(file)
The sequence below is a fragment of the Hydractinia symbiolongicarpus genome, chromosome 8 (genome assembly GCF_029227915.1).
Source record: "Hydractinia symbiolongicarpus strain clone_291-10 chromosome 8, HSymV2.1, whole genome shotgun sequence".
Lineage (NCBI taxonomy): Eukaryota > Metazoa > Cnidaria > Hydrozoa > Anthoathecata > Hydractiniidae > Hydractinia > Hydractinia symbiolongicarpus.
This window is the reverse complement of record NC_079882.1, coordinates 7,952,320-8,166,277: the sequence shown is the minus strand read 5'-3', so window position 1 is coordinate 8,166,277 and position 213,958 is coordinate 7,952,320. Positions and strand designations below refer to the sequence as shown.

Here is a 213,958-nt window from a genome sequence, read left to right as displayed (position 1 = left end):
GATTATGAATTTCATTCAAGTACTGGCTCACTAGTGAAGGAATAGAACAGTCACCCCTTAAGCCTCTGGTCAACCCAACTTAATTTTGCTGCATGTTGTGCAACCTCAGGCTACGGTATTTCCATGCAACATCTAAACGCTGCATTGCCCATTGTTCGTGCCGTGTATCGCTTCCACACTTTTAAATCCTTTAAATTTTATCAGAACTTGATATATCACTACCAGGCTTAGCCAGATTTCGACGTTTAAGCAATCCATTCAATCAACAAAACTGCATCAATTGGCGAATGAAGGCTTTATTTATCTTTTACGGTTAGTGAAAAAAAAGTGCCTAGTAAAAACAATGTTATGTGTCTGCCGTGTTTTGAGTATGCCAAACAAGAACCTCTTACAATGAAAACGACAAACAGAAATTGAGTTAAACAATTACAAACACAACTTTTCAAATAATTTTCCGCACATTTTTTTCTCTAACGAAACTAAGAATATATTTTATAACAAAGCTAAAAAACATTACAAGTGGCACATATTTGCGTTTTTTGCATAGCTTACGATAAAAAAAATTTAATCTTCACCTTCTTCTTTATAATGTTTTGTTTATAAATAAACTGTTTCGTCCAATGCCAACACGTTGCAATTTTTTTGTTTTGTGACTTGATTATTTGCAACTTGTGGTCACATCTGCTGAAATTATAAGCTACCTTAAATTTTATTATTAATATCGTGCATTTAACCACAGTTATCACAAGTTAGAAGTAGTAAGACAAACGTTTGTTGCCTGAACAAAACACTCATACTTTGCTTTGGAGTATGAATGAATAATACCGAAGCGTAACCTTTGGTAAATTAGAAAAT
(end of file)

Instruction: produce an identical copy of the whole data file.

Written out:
The sequence below is a fragment of the Hydractinia symbiolongicarpus genome, chromosome 8 (genome assembly GCF_029227915.1).
Source record: "Hydractinia symbiolongicarpus strain clone_291-10 chromosome 8, HSymV2.1, whole genome shotgun sequence".
Lineage (NCBI taxonomy): Eukaryota > Metazoa > Cnidaria > Hydrozoa > Anthoathecata > Hydractiniidae > Hydractinia > Hydractinia symbiolongicarpus.
This window is the reverse complement of record NC_079882.1, coordinates 7,952,320-8,166,277: the sequence shown is the minus strand read 5'-3', so window position 1 is coordinate 8,166,277 and position 213,958 is coordinate 7,952,320. Positions and strand designations below refer to the sequence as shown.

Here is a 213,958-nt window from a genome sequence, read left to right as displayed (position 1 = left end):
GATTATGAATTTCATTCAAGTACTGGCTCACTAGTGAAGGAATAGAACAGTCACCCCTTAAGCCTCTGGTCAACCCAACTTAATTTTGCTGCATGTTGTGCAACCTCAGGCTACGGTATTTCCATGCAACATCTAAACGCTGCATTGCCCATTGTTCGTGCCGTGTATCGCTTCCACACTTTTAAATCCTTTAAATTTTATCAGAACTTGATATATCACTACCAGGCTTAGCCAGATTTCGACGTTTAAGCAATCCATTCAATCAACAAAACTGCATCAATTGGCGAATGAAGGCTTTATTTATCTTTTACGGTTAGTGAAAAAAAAGTGCCTAGTAAAAACAATGTTATGTGTCTGCCGTGTTTTGAGTATGCCAAACAAGAACCTCTTACAATGAAAACGACAAACAGAAATTGAGTTAAACAATTACAAACACAACTTTTCAAATAATTTTCCGCACATTTTTTTCTCTAACGAAACTAAGAATATATTTTATAACAAAGCTAAAAAACATTACAAGTGGCACATATTTGCGTTTTTTGCATAGCTTACGATAAAAAAAATTTAATCTTCACCTTCTTCTTTATAATGTTTTGTTTATAAATAAACTGTTTCGTCCAATGCCAACACGTTGCAATTTTTTTGTTTTGTGACTTGATTATTTGCAACTTGTGGTCACATCTGCTGAAATTATAAGCTACCTTAAATTTTATTATTAATATCGTGCATTTAACCACAGTTATCACAAGTTAGAAGTAGTAAGACAAACGTTTGTTGCCTGAACAAAACACTCATACTTTGCTTTGGAGTATGAATGAATAATACCGAAGCGTAACCTTTGGTAAATTAGAAAAT